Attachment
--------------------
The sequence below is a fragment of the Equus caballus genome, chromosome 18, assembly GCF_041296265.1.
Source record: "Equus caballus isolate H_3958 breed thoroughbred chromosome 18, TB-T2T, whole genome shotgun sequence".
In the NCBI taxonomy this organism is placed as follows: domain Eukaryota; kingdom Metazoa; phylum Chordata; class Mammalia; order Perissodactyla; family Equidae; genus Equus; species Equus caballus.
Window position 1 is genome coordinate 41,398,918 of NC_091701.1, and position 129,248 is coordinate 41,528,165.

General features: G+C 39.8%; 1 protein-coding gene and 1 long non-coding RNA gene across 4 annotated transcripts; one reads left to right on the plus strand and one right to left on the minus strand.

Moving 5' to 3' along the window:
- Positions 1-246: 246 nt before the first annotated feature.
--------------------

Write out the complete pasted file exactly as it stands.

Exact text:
The sequence below is a fragment of the Equus caballus genome, chromosome 18, assembly GCF_041296265.1.
Source record: "Equus caballus isolate H_3958 breed thoroughbred chromosome 18, TB-T2T, whole genome shotgun sequence".
In the NCBI taxonomy this organism is placed as follows: domain Eukaryota; kingdom Metazoa; phylum Chordata; class Mammalia; order Perissodactyla; family Equidae; genus Equus; species Equus caballus.
Window position 1 is genome coordinate 41,398,918 of NC_091701.1, and position 129,248 is coordinate 41,528,165.

General features: G+C 39.8%; 1 protein-coding gene and 1 long non-coding RNA gene across 4 annotated transcripts; one reads left to right on the plus strand and one right to left on the minus strand.

Moving 5' to 3' along the window:
- Positions 1-246: 246 nt before the first annotated feature.